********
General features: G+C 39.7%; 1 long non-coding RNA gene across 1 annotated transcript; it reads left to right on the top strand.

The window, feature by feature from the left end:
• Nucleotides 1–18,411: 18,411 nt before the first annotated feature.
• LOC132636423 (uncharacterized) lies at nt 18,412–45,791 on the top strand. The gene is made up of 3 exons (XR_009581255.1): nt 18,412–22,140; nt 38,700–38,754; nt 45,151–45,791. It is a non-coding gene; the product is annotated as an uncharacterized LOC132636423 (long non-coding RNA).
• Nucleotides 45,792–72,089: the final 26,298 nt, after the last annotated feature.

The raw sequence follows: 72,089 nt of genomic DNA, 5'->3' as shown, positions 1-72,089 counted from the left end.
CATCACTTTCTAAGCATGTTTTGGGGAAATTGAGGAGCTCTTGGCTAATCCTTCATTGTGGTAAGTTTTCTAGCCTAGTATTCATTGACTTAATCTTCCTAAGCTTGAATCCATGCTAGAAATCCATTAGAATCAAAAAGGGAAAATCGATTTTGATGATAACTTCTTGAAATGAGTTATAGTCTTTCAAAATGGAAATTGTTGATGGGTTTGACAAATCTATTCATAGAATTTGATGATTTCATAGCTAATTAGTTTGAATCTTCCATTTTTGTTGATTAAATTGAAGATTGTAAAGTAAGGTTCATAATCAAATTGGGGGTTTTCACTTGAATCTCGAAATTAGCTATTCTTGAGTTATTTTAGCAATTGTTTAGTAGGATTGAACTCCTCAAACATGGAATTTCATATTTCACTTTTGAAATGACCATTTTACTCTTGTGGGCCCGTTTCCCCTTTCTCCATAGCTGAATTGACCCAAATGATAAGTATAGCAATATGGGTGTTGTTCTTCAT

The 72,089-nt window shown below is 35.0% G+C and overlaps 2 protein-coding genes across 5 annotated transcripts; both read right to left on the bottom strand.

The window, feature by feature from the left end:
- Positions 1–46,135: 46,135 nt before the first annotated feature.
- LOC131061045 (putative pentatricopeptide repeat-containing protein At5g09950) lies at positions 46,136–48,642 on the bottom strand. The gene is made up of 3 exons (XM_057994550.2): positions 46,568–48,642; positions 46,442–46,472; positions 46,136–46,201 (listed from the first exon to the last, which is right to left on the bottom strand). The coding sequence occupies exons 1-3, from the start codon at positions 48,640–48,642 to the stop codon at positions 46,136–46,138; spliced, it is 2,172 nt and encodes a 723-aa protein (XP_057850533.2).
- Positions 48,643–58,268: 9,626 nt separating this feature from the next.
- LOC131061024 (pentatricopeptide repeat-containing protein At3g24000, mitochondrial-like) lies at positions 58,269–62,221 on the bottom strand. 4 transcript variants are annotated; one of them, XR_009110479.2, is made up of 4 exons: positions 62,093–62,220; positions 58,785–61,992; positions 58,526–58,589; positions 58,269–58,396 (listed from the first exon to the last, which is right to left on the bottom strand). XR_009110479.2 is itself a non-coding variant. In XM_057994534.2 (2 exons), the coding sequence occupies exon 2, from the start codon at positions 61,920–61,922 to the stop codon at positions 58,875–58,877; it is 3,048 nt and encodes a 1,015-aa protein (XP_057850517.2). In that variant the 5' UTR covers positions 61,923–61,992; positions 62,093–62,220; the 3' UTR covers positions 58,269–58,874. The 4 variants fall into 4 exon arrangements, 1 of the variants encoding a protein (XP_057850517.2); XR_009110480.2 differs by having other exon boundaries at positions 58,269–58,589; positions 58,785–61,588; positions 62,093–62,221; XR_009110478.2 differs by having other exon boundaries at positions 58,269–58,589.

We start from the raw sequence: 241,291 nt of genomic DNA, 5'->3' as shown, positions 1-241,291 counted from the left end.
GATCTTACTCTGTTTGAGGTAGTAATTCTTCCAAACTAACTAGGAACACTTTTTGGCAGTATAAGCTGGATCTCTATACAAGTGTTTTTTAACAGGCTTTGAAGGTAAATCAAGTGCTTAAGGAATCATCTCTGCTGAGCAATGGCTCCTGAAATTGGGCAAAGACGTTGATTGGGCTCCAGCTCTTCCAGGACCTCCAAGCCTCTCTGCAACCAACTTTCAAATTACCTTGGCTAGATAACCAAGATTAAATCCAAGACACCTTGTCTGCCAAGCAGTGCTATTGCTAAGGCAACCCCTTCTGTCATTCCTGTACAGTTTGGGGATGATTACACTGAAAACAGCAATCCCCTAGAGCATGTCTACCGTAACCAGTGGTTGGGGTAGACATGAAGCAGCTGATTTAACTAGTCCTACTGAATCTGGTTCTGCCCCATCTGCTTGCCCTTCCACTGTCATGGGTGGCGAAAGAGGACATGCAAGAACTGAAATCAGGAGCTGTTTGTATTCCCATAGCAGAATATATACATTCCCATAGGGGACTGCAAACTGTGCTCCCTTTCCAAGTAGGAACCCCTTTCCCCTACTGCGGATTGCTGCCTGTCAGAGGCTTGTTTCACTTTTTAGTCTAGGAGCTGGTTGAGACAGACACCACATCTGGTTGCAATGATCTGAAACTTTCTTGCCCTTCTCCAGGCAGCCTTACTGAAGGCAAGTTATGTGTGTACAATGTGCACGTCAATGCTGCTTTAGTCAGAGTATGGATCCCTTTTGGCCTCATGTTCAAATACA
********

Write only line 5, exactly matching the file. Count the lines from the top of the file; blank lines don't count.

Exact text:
• Nucleotides 45,792–72,089: the final 26,298 nt, after the last annotated feature.